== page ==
Vasquez does not disguise his emotions. Voice wavering, he explains the difficulty of leaving his family behind to an uncertain fate. The first holiday away from his mother proved the hardest. “I remember my first Christmas,” he says. “I was just looking at the sky at night time eating a cheese bread from Ralphs and [drinking] Coca-Cola. That was everything that I had. I remember that I didn’t even call my family because it was going to break my heart.”

Vasquez worked tirelessly to send money home. He put himself through school, he learned English, he got working papers. He paid off his family’s debts, he saved their house. He climbed the ranks in the restaurant industry to become regional manager of a Baja Fresh. Ten long years had passed when he finally received his green card. Vasquez jumped on a plane within the week. On his return to Oaxaca his mother presented him with a heaping plate of homemade food.

The region of Oaxaca spreads across a wide section of southeastern Mexico covering a staggering variety of terrain, from arid grasslands and foggy forests to rugged coast. Tantalizing food is everywhere, and Vasquez a worthy ambassador. His contagious curiosity makes every culinary experience feel like finding the pot of gold at the end of the rainbow. He’s clearly making up for lost time.

From bustling mercados to street vendors and roadside stands we sampled our way across a spectrum of flavor. At Mercado Merced we tasted pulque, the sweet and gently fermented agave drink, smelling slightly like overripe pineapple, and the color and texture of whey. From a vendor learning to sell alongside her ancient grandmother, we devoured a mole amarillo empanada, a saucy chicken and sliced onion revelation folded into a fried, oily tortilla. We simultaneously circulated a bag of fresh green garbanzo beans, roasted in their papery shell. On top of the chilly, cloud forest mountains that connect Oaxaca City to the beach we perused a fruit stand, plucking out and sampling sour oranges and wild red bananas. From the locals hawking their homemade and freshly-caught offerings on the beach we flagged down iguana tamales, live sea snails, and craggy, purple, seaweed-caked oysters. A spontaneous pit-stop at a steaming group of tables under a tent revealed charcoal-heated pots full of juicy barbacoa and a giant jug of chilacayote squash agua fresca with cinnamon and piloncillo. “Every time I come [to Oaxaca] I discover something new,” says Vasquez.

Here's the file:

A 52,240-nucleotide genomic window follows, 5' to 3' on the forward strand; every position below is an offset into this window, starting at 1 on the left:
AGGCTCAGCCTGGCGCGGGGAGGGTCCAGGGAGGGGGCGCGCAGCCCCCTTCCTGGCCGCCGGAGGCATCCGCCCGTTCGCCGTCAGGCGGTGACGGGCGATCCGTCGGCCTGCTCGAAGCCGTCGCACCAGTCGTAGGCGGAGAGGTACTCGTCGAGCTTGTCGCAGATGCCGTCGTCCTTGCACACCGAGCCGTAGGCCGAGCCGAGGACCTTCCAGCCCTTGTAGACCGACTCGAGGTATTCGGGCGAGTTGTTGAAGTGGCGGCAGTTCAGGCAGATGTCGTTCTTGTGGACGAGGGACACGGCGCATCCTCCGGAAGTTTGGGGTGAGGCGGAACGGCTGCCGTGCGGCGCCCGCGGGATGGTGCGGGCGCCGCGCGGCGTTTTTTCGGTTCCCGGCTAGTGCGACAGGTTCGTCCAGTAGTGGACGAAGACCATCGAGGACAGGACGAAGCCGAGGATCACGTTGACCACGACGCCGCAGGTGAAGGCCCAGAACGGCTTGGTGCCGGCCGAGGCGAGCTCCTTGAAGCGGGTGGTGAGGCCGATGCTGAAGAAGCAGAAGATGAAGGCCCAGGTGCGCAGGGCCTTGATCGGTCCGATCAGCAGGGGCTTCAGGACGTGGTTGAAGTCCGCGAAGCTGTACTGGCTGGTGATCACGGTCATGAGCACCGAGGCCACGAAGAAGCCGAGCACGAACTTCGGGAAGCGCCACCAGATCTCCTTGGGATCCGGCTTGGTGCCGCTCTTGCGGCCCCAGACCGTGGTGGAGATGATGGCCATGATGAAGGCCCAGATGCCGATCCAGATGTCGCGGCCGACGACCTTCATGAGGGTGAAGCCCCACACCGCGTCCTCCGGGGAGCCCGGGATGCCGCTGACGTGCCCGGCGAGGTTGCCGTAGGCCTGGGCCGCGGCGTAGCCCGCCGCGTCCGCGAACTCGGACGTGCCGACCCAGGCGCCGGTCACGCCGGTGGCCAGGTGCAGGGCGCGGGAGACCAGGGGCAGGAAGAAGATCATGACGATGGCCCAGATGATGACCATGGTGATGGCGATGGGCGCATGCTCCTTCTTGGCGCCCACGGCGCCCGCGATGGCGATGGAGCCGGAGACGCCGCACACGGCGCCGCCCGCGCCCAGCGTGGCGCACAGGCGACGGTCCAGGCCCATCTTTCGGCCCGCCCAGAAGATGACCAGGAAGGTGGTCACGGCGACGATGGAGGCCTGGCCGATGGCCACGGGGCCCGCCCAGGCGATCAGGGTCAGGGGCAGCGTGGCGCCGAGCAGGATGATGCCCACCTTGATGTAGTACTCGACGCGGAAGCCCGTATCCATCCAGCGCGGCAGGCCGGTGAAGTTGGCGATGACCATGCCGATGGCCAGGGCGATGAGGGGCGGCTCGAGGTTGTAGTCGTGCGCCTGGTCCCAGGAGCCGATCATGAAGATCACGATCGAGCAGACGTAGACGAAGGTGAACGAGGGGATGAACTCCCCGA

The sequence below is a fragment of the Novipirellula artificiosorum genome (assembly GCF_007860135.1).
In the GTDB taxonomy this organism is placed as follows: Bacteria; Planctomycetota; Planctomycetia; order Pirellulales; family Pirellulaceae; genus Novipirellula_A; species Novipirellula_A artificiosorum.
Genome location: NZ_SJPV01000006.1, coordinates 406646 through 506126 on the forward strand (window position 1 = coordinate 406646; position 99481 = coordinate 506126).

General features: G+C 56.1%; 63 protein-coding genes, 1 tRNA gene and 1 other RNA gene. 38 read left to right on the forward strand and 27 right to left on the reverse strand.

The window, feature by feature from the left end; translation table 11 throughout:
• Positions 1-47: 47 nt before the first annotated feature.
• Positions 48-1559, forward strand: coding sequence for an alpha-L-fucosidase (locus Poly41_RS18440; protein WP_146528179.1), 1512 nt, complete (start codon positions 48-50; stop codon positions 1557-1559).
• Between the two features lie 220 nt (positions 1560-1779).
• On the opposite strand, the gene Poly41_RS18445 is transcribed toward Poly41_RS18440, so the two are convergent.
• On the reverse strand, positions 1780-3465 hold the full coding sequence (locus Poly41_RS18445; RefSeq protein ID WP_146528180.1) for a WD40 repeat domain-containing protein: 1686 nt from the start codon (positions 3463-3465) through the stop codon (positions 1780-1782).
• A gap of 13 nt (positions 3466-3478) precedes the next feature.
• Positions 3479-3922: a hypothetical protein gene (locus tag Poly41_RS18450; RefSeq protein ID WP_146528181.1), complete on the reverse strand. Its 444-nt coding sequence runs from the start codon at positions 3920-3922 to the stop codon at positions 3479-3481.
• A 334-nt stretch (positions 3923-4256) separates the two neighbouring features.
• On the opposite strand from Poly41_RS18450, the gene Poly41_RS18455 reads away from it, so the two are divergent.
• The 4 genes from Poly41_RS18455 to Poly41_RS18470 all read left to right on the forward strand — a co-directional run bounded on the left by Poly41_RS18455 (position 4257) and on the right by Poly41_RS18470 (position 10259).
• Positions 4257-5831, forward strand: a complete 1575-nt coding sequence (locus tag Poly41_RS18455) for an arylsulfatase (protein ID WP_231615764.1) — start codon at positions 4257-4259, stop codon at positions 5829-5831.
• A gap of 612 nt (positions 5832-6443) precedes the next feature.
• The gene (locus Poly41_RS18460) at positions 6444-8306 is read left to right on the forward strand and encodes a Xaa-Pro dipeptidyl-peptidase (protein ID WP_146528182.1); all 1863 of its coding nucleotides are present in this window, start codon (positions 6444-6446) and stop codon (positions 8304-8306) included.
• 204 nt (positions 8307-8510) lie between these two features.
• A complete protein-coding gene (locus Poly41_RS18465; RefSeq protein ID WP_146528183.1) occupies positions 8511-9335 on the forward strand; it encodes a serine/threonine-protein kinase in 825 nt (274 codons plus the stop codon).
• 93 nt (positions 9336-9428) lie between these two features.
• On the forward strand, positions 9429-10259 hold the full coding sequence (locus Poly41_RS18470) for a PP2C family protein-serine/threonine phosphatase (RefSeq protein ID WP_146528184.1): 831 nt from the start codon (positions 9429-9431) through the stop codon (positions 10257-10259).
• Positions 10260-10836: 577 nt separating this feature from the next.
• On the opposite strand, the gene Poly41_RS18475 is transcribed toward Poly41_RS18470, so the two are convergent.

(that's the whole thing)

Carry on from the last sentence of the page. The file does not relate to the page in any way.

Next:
Vasquez is generous, trusting and quick to latch on to the next adventure—especially when in involves his stomach. That’s how we found ourselves at Playa Maguey in Huatulco, surrounded by strangers and faced with an ever-growing pile of dishes. What started as a chance encounter with the restaurant owner the night before at a coffee truck led us to her hidden beachside eatery, its fire-fueled clay oven cooking platters of fresh, exotic fish and broiling octopus-and-shrimp-stuffed pineapples slathered with manchego cheese.

Tasting our first offering—a smooth black bean paste spiced with garlic, hoja santa and chile de árbol—Vasquez identifies similarities to a dish of his mother’s creation. Starting in 2017, the entire concept of his restaurants has revolved around recreating the Oaxacan food of his childhood, and Vasquez’s mother supplies ninety percent of the recipes for the food served at Madre. After Vasquez decided to open his own business, his mother threw her support behind him, helping to perfect flavors and correct ingredients anytime something wasn’t quite right. Vasquez would fly down to Oaxaca to research and practice cooking techniques by her side. The name of the restaurant (translating to mother) reflects her pivotal role.